Year of Mercy - Visiting the Homebound and Imprisoned
Tuesday, 10 May 2016 00:00


year-of-mercy-image

 The Year of Mercy

A CORPORAL WORK OF MERCY:

'Visiting the Homebound and Imprisoned'

EDITOR’S NOTE: We offer this series of reflections on the Spiritual and Corporal Works of Mercy in observance of the Year of Mercy, promulgated by Pope Francis. The jubilee year began on Dec. 8, 2015, the feast of the Immaculate Conception, and will end on Nov. 20, 2016, the feast of Christ the King.

 By Deacon Tim DeFrange

          On Holy Thursday in March of 2013, Pope Francis visited a youth detention center in Rome and washed the feet of a dozen youthful prisoners, modeling this month's corporal work of mercy – visiting the sick and the imprisoned. When Jesus says to those on his left: "I was sick and in prison and you did not visit me” (Matthew 25: 43), He was saying that serving the incarcerated and homebound is not a suggestion but rather a command. This corporal work usually requires that we leave our comfort zone and seek out the suffering Christ wherever he or she is confined. Fortunately, there are many in our diocesan parishes who already perform this ministry and can help us begin.

Most parishes have ministers to the homebound. Every Tuesday morning my friend Susan brings Holy Communion to a woman who is confined to her home and also caring for her severely handicapped, bedridden son. As Susan brings this saintly mother Communion, she also brings her own compassionate presence, and the affection between them has grown very deep. Other Catholics go in teams to area nursing homes to bring Communion to the people there who suffer from loneliness and isolation. These confined residents look forward all week to the moment that their Eucharistic minister walks into their room and greets them with affection.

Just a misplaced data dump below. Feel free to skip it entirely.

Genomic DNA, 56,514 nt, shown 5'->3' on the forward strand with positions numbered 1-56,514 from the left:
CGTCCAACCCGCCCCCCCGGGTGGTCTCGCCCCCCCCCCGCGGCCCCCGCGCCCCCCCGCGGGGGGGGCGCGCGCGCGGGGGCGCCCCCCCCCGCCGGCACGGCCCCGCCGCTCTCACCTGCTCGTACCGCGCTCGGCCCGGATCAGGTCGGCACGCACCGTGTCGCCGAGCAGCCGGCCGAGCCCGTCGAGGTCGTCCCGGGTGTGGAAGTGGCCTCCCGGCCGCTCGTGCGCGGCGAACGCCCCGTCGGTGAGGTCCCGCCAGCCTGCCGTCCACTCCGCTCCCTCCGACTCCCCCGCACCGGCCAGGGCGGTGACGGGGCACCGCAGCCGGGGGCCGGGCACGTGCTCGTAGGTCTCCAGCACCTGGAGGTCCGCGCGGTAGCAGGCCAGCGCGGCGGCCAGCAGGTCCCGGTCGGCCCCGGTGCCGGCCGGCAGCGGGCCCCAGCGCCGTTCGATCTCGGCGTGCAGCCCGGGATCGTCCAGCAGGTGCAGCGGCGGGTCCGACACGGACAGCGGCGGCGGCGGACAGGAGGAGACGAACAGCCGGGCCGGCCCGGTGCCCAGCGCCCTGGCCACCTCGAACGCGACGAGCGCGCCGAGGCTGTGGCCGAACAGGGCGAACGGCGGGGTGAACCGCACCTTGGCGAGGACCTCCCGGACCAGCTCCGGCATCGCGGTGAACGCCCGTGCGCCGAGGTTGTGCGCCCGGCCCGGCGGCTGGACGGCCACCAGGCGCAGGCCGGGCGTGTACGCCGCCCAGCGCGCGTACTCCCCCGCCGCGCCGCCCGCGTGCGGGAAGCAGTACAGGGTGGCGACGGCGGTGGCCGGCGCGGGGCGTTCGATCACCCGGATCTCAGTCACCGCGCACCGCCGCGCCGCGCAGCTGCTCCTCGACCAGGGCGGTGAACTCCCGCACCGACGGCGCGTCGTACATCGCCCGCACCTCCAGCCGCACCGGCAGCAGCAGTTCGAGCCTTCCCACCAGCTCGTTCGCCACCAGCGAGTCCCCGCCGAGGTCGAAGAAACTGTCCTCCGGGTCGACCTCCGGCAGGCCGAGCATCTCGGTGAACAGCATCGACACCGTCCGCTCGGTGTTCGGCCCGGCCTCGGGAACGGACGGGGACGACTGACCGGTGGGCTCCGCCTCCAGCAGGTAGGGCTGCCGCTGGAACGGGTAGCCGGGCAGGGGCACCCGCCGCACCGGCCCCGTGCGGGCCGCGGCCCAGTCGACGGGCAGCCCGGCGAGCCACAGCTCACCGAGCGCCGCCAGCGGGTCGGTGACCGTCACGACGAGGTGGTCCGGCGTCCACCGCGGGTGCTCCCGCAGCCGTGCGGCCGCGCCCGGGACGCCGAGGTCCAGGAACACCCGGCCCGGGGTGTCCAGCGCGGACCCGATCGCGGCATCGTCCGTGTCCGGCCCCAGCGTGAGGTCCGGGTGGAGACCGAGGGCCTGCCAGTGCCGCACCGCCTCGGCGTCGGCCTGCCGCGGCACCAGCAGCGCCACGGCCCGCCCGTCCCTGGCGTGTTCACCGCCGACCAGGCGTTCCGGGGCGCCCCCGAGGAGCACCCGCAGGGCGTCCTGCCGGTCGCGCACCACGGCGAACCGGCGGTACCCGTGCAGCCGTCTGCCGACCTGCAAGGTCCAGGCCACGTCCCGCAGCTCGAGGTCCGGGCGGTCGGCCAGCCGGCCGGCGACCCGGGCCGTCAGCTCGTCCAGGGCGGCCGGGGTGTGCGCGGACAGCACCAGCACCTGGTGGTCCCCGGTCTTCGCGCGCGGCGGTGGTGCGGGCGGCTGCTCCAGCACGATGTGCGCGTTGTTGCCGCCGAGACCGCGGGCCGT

One of our Catholic men made a ministry of bringing a homebound widow to Saturday Vigil Mass with him. When he saw 85-year-old Ellen walking two and a half miles just to attend the 5 p.m. Mass, he imagined her collapsing on the way in the summer heat or in the winter wind chill. He called and asked her if she would like him to pick her up each Saturday because it was on his way. She said yes. Whatever inconvenience he experienced from this ministry faded away long ago as the affection between them blossomed into a genuine friendship.  

Throughout our diocese there are a dozen county jails and juvenile detention facilities. Many parishes have teams who visit the Catholics there who got in trouble with the law. They also reach many more unchurched men and women who have never really heard the call of Jesus. When prison ministers speak the words of Christ – that He does not condemn them, that they can start over by not sinning any more – the inmates experience a love for Jesus deeper than we see in Christians who have never been in jail. These inmates love Jesus more than most people, perhaps, because they have been forgiven more than most people. Catholic teams of clergy and laity also visit inmates in the state and federal prisons within the boundaries of our diocese. They bring with them the Word of God and Jesus, the Bread of Life. Deep conversions happen all the time as the seeds of the gospel of mercy take root in the fertile soil of sincere repentance.

Needy people suffering from loneliness and neglect are everywhere. Is there a widow on your street who needs your kindness and attention? Is there a person who suffers from depression who needs your charitable heart to just listen to them unload on the phone and hear you speak words of encouragement? We don't have to go to a jail or a prison to find someone who is suffering from confinement. Very often they are in our neighborhood or even in our own family. The suffering Christ is waiting for you to come to Him. Will you take the chance of being inconvenienced to go to Him?

Deacon Tim DeFrange was ordained for the Diocese of Youngstown in 1998. He serves as a permanent deacon, music minister, and RCIA team member at St. Patrick Parish in Kent and leads the prison ministry teams at the jail and the juvenile detention facility in Portage County.

   

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